Techlandia Issue 3 - 2019/2020 - Page 11

Techlandia 11

AskNicely takes customer satisfaction seriously.

In just five years, the New Zealand marketing technology startup has grown from the vision of co-founders John Ballinger and Aaron Ward to a 70-employee operation with clients around the world.

Based on the principles of Net Promoter Score, or NPS, AskNicely has created a sleek and user-friendly platform that lets businesses instantly adapt and improve the customer experience to drive customer retention and increase word of mouth marketing.

Most of AskNicely's growth has come since 2017, when Ward made one of the biggest decisions an overseas entrepreneur can make: opening an office in the United States.

And when it came time to decide where along the West Coast to open AskNicely's American office, he sought advice from fellow New Zealanders who had already made the leap.

"I'd never been to Portland, but what we learned was that there were a number of New Zealand folks who had started businesses here," said Ward, in an interview conducted by JLL Managing Director Niall Travers.

As a customer experience company, positive culture plays a major role in AskNicely's decision-making and success.

The mantra of being “on brand” with regard to AskNicely’s culture applies to its philosophy with customers and employees alike.

One of the New Zealand expatriates Ward spoke to was Jeremy Moon, founder of New Zealand apparel company Icebreaker, with its American headquarters in Portland.

"I was quizzing him about Portland, and he had an enormous amount of praise for the city," Ward said. "Portland, and Oregon in general, share so much in common with New Zealand so in choosing a U.S. home for AskNicely we were very keen on maintaining a consistent culture, where someone from the New Zealand office could come to Portland and feel at home, and vice versa."

So in early 2017, AskNicely selected Portland for a test run, setting up a light footprint with fewer than a half-dozen employees in a coworking space east of the Burnside Bridge.

The company moved four times within the coworking space over nine months as the business grew. By the end of 2017 AskNicely was moving into the former Icebreaker space in the Pearl District.

“We chose that location largely because of the employee brand we wanted to build to attract great talent into that location,” Ward said. “That has always been the primary motivation for us in terms of location and style of building.”

But they quickly outgrew the space last year, and relocated to the Slabtown area.

Five months into AskNicely’s two-year lease there, a familiar problem had come up.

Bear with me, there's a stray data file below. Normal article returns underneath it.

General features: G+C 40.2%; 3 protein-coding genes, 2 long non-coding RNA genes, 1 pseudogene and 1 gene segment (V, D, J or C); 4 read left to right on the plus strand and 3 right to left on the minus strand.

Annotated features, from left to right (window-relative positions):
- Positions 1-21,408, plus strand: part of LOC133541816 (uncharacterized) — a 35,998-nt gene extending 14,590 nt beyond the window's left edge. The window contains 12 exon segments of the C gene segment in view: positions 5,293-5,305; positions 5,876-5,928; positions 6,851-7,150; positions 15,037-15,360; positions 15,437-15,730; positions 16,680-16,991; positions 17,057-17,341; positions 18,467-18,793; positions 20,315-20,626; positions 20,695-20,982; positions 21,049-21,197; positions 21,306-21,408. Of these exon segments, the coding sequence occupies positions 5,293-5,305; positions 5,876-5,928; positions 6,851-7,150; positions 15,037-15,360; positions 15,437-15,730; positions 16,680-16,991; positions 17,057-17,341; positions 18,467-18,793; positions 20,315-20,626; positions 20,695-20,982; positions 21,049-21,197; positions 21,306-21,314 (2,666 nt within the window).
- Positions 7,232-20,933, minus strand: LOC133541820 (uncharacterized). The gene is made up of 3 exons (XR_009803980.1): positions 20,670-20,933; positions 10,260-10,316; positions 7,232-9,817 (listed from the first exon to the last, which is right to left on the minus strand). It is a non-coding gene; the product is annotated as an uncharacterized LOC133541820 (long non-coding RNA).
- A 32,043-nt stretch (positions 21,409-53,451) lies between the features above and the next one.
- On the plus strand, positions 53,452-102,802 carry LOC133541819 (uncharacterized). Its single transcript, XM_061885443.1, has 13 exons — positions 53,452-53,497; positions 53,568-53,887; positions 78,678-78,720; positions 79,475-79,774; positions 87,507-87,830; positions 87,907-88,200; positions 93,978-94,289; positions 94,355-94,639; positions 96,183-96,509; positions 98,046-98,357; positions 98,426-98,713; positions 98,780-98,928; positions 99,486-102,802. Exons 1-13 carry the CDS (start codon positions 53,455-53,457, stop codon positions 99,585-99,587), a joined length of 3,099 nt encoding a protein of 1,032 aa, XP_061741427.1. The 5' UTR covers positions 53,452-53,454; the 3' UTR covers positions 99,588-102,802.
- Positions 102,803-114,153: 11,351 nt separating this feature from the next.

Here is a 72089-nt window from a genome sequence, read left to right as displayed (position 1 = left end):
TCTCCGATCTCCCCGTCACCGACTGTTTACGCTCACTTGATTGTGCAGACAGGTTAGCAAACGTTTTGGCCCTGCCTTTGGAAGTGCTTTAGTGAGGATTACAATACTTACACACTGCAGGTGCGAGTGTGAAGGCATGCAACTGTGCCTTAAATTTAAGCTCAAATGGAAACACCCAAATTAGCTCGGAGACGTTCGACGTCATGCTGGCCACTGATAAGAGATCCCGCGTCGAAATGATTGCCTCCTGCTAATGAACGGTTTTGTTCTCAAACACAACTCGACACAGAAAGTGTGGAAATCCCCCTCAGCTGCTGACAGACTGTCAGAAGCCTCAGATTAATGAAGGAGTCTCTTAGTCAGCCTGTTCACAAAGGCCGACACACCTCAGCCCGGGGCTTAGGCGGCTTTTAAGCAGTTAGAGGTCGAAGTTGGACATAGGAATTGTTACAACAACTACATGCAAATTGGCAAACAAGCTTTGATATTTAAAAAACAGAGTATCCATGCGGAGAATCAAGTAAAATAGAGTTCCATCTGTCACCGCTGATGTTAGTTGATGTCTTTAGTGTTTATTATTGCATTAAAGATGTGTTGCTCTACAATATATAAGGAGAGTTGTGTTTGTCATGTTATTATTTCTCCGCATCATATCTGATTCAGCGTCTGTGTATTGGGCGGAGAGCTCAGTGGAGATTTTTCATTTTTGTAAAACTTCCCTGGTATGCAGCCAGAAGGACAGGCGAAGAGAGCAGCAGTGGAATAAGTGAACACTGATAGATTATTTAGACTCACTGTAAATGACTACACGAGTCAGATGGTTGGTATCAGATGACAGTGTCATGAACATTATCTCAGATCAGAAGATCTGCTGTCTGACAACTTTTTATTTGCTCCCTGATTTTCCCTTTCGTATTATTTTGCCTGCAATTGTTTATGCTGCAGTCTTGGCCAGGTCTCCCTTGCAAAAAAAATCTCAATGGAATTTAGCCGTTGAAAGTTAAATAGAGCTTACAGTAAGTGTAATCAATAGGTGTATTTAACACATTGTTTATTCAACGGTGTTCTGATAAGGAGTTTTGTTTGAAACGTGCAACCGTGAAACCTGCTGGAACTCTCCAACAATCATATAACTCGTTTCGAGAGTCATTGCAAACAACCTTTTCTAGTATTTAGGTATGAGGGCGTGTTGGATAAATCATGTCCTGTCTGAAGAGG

“We’ve got people banging into each other at desks, complaining about noise. We need somewhere bigger,” Ward said. “I made the same mistake I said I wouldn’t repeat. But it’s a good problem to have.”

Now Ward is preparing for a move back across the river. The neighborhood is a perfect match for AskNicely’s company culture, Ward said, rich with colorful surroundings and residents. It matches the welcoming, tight-knit vibe Ward has found from tech startups across the city.

“This just feels like a very natural home for the next iteration of the business,” he said. Ward’s hope is that Clay Creative space cements AskNicely as a long-term player in Portland’s startup scene.

The move comes after AskNicely redomiciled earlier this year, becoming a Portland company with a New Zealand office, instead of the other way around.

New Zealand employees have moved over and embraced the city, Ward said. AskNicely’s profile is higher than ever back in native New Zealand, and other local founders and CEOs are contacting Ward to ask about Portland.

Ward has developed a pitch for the city that he has come to love as his and AskNicely’s new home.

"The biggest reason we're here comes down to the type of business we need to build, and the movement we're creating around customer experience. What I've found in Portland is unlike any city I've been to in the world. People pour so much love and craftsmanship into everything they do. There's a real level of care and pride in what people deliver, both in terms of services and products here in Portland,” Ward said. “Our thesis is if we can recruit people that are of the Portland philosophy, then we don't need to indoctrinate them in our particular philosophy, because they come preloaded with that gene in their DNA. That means we can create a truly customer-obsessed culture at AskNicely that's authentic, that our competitors won't be able to duplicate. For us it's a resource, a competitive advantage, and it's the reason we're doubling down on Portland."